Reaffirming the principle of ASEAN centrality in the Indo-Pacific, the PM highlighted the synergies between India’s Indo-Pacific Ocean’s Initiative (IPOI) and ASEAN’s Outlook on the Indo-Pacific (AOIP). He also called for a review of the ASEAN-India FTA in a time-bound manner to rationalise the trade imbalance under the current agreement.

At the East Asia Summit, calling ASEAN the focal point of Quad’s vision, PM Modi emphasised Quad’s aim of ensuring a free, open, and rules-based Indo-Pacific. The Prime Minister advocated a cooperative approach to address global challenges, including terrorism, climate change, resilient supply chains, etc. He accentuated India’s steps in the area of climate change through initiatives like OSOWOG, ISA, CDRI, and Mission LiFE.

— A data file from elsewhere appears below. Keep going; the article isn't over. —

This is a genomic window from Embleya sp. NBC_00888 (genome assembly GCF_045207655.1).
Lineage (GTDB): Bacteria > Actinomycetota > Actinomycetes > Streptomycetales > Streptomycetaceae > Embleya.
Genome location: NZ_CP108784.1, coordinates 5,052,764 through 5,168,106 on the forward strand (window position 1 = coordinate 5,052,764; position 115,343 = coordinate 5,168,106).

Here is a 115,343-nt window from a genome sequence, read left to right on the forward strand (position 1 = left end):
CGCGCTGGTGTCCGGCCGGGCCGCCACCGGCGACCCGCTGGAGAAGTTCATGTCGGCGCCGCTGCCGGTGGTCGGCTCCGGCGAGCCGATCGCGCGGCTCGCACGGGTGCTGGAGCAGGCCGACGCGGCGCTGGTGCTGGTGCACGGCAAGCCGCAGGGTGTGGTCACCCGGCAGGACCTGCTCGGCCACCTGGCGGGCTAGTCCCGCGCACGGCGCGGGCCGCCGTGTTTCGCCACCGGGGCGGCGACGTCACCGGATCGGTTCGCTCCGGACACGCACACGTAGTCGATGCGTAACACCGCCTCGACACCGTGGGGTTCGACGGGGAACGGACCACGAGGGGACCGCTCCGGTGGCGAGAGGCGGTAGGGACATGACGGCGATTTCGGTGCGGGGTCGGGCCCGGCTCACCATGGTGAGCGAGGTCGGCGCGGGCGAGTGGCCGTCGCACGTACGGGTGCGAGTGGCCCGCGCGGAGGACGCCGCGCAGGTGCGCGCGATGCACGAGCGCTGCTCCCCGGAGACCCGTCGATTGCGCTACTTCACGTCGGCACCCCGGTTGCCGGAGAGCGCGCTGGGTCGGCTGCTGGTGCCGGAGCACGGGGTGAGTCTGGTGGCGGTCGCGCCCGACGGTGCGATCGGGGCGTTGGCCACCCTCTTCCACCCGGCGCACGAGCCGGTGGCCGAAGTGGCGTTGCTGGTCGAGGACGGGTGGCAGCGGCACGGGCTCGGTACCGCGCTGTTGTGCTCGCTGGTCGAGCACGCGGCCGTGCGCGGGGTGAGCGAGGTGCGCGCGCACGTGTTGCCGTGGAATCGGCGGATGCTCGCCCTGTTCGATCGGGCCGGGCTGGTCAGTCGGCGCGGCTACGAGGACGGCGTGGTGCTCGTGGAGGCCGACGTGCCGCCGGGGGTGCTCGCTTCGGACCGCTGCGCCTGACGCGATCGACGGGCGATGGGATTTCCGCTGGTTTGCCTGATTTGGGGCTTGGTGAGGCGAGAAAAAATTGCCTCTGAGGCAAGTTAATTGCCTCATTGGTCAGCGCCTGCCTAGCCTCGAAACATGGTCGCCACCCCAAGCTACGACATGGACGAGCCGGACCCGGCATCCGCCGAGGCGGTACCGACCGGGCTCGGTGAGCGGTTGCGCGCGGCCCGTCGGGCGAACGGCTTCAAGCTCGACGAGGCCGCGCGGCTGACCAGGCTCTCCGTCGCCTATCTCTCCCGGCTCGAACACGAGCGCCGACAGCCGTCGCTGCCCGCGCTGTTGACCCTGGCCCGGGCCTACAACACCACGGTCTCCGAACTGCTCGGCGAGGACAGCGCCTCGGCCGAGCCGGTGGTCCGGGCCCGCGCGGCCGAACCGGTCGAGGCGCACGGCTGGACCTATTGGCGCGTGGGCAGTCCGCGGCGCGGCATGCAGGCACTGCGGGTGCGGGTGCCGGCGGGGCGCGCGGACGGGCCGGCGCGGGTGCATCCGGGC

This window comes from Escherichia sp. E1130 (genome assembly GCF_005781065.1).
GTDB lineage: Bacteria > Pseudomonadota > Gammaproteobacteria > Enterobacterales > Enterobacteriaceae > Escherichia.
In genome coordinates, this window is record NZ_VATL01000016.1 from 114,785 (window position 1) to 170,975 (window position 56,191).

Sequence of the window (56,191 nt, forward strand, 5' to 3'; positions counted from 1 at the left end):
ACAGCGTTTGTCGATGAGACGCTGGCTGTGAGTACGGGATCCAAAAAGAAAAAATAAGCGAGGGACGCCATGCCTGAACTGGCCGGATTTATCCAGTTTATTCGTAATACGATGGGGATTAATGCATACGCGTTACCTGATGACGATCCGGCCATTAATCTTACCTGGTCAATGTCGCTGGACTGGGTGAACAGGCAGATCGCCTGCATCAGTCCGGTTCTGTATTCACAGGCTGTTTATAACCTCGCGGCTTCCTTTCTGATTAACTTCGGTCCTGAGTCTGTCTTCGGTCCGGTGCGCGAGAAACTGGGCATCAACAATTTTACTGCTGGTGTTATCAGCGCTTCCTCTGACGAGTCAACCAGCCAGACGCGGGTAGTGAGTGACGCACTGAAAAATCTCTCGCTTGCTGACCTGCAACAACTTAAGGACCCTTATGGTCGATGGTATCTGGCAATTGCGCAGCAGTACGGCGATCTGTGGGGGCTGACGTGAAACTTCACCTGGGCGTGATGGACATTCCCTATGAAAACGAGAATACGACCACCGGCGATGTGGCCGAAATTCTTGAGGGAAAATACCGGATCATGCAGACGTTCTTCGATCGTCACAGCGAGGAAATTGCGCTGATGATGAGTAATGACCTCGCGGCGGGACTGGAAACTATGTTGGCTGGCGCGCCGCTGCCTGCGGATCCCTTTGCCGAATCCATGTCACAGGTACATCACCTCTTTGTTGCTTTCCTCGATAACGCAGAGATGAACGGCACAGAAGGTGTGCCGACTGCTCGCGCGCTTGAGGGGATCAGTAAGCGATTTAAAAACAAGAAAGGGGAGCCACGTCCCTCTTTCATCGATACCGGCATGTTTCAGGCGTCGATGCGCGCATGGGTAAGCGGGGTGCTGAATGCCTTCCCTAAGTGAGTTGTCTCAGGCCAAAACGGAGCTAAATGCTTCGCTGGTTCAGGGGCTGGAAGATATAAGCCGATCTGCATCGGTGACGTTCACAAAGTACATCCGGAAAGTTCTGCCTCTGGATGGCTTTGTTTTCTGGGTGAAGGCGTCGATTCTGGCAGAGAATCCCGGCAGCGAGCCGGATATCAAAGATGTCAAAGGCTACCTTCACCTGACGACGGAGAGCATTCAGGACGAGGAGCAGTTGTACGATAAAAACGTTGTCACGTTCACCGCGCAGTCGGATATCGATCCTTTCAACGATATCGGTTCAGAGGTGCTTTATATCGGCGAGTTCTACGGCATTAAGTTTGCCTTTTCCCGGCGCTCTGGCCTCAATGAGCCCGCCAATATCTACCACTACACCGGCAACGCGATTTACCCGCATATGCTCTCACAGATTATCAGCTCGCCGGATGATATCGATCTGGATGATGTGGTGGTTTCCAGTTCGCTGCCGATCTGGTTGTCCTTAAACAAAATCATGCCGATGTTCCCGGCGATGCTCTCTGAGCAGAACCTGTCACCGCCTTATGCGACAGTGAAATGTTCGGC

It is sine qua non for every country in the region to maintain a code of conduct by following UNCLOS, thus securing the respective country’s sovereignty and territorial integrity. The PM called for compliance with such treaties.

With the shifting balance of power and plausible security dilemmas, the relationship between India and ASEAN becomes very important due to their geographical proximity and, as mentioned earlier, economic interlinkages and convergence of strategic interests.

With India increasing its maritime prowess, the strategic location of ASEAN countries makes them obvious partners in the region. In addition to defence and security, cooperation in the areas of sustainable development, disaster management, and climate change will benefit the entire region as a whole.